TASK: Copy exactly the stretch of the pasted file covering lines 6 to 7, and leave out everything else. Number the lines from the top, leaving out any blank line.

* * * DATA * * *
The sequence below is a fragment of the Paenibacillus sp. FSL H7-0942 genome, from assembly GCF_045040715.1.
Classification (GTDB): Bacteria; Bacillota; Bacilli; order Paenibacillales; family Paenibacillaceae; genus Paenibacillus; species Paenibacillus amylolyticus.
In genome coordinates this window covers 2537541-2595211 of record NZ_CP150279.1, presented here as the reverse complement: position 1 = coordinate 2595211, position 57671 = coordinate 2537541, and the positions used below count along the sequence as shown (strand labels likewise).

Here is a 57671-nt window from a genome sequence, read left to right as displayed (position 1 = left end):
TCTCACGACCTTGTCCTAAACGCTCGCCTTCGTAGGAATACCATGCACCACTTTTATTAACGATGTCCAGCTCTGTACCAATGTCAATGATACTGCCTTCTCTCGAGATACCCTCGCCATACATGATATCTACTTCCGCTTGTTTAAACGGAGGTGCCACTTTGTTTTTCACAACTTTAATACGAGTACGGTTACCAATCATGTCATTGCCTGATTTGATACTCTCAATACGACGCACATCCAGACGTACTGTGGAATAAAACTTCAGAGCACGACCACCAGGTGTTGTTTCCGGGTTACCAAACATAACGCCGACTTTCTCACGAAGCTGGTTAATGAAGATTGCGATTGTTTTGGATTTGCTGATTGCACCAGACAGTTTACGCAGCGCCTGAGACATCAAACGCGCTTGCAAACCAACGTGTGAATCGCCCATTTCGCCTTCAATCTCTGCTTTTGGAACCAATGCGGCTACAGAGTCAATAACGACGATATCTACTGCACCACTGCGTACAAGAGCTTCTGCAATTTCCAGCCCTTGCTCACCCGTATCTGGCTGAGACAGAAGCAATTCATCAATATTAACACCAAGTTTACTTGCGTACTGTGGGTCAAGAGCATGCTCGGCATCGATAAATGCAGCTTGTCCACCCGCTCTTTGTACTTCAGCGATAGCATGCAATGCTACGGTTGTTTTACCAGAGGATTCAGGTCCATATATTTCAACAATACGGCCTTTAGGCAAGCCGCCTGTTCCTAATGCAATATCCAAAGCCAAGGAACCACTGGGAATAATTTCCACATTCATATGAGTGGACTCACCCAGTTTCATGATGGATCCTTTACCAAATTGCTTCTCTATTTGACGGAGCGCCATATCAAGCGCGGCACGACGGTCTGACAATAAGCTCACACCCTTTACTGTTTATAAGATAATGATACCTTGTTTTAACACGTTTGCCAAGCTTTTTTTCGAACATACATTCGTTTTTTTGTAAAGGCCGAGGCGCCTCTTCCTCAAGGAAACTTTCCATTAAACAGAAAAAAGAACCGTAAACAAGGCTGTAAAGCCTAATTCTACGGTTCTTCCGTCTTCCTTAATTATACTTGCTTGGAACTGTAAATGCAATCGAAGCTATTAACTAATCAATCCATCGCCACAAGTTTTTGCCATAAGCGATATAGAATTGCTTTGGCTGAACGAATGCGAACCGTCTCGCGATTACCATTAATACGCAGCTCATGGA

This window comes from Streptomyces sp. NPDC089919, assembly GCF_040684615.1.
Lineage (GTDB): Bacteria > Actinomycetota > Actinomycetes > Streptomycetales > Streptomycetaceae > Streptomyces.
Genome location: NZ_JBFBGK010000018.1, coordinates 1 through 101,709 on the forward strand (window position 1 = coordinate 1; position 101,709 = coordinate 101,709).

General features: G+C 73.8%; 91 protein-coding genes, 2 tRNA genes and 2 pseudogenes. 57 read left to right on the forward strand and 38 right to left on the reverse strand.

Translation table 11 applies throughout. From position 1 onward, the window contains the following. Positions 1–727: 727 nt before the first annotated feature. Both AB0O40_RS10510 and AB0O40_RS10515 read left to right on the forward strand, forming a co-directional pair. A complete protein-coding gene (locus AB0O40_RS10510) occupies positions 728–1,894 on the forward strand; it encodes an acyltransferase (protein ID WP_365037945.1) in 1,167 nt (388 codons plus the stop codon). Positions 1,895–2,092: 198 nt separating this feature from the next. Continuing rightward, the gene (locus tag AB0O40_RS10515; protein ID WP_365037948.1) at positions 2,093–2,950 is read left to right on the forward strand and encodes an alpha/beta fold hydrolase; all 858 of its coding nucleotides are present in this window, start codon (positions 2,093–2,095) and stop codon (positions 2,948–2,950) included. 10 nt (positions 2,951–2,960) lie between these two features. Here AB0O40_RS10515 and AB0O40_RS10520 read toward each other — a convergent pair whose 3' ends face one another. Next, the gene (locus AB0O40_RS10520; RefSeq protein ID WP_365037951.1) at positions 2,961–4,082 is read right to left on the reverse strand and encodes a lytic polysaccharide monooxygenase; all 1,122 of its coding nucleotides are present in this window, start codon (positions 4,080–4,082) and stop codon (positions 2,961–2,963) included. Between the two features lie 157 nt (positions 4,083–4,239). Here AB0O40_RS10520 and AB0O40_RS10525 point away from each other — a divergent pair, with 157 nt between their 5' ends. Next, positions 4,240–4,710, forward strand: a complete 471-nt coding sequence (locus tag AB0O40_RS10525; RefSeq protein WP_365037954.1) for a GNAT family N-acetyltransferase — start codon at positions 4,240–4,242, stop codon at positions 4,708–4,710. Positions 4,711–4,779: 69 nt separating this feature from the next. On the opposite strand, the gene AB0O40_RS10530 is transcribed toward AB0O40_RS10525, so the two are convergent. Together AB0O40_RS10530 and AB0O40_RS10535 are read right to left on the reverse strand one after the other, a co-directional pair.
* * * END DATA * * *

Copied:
This window comes from Streptomyces sp. NPDC089919, assembly GCF_040684615.1.
Lineage (GTDB): Bacteria > Actinomycetota > Actinomycetes > Streptomycetales > Streptomycetaceae > Streptomyces.